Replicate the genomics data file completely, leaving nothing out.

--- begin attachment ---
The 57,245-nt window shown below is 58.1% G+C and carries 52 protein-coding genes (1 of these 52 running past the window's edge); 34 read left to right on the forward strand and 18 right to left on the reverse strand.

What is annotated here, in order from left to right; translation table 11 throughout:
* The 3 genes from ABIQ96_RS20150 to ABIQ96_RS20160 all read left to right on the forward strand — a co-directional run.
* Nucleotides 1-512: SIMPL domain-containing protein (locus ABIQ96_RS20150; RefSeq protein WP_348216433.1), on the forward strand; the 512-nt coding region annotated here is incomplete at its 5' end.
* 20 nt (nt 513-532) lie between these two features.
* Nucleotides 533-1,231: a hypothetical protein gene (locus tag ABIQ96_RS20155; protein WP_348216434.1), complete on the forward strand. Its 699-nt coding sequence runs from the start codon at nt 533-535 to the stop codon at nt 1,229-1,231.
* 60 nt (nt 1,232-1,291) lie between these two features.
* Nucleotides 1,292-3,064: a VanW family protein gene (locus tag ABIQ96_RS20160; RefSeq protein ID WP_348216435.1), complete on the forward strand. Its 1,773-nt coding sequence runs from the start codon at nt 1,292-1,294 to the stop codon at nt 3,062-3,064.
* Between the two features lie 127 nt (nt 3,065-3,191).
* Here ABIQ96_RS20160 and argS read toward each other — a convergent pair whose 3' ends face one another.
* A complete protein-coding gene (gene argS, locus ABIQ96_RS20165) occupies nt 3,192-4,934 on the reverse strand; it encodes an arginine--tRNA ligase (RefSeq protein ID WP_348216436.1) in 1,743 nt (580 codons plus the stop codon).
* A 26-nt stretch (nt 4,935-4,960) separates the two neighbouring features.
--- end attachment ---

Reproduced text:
The 57,245-nt window shown below is 58.1% G+C and carries 52 protein-coding genes (1 of these 52 running past the window's edge); 34 read left to right on the forward strand and 18 right to left on the reverse strand.

What is annotated here, in order from left to right; translation table 11 throughout:
* The 3 genes from ABIQ96_RS20150 to ABIQ96_RS20160 all read left to right on the forward strand — a co-directional run.
* Nucleotides 1-512: SIMPL domain-containing protein (locus ABIQ96_RS20150; RefSeq protein WP_348216433.1), on the forward strand; the 512-nt coding region annotated here is incomplete at its 5' end.
* 20 nt (nt 513-532) lie between these two features.
* Nucleotides 533-1,231: a hypothetical protein gene (locus tag ABIQ96_RS20155; protein WP_348216434.1), complete on the forward strand. Its 699-nt coding sequence runs from the start codon at nt 533-535 to the stop codon at nt 1,229-1,231.
* 60 nt (nt 1,232-1,291) lie between these two features.
* Nucleotides 1,292-3,064: a VanW family protein gene (locus tag ABIQ96_RS20160; RefSeq protein ID WP_348216435.1), complete on the forward strand. Its 1,773-nt coding sequence runs from the start codon at nt 1,292-1,294 to the stop codon at nt 3,062-3,064.
* Between the two features lie 127 nt (nt 3,065-3,191).
* Here ABIQ96_RS20160 and argS read toward each other — a convergent pair whose 3' ends face one another.
* A complete protein-coding gene (gene argS, locus ABIQ96_RS20165) occupies nt 3,192-4,934 on the reverse strand; it encodes an arginine--tRNA ligase (RefSeq protein ID WP_348216436.1) in 1,743 nt (580 codons plus the stop codon).
* A 26-nt stretch (nt 4,935-4,960) separates the two neighbouring features.